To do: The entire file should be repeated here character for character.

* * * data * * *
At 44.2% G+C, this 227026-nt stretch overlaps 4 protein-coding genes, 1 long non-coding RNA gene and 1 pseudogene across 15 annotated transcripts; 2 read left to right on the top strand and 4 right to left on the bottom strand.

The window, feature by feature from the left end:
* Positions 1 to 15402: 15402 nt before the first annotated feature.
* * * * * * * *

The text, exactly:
At 44.2% G+C, this 227026-nt stretch overlaps 4 protein-coding genes, 1 long non-coding RNA gene and 1 pseudogene across 15 annotated transcripts; 2 read left to right on the top strand and 4 right to left on the bottom strand.

The window, feature by feature from the left end:
* Positions 1 to 15402: 15402 nt before the first annotated feature.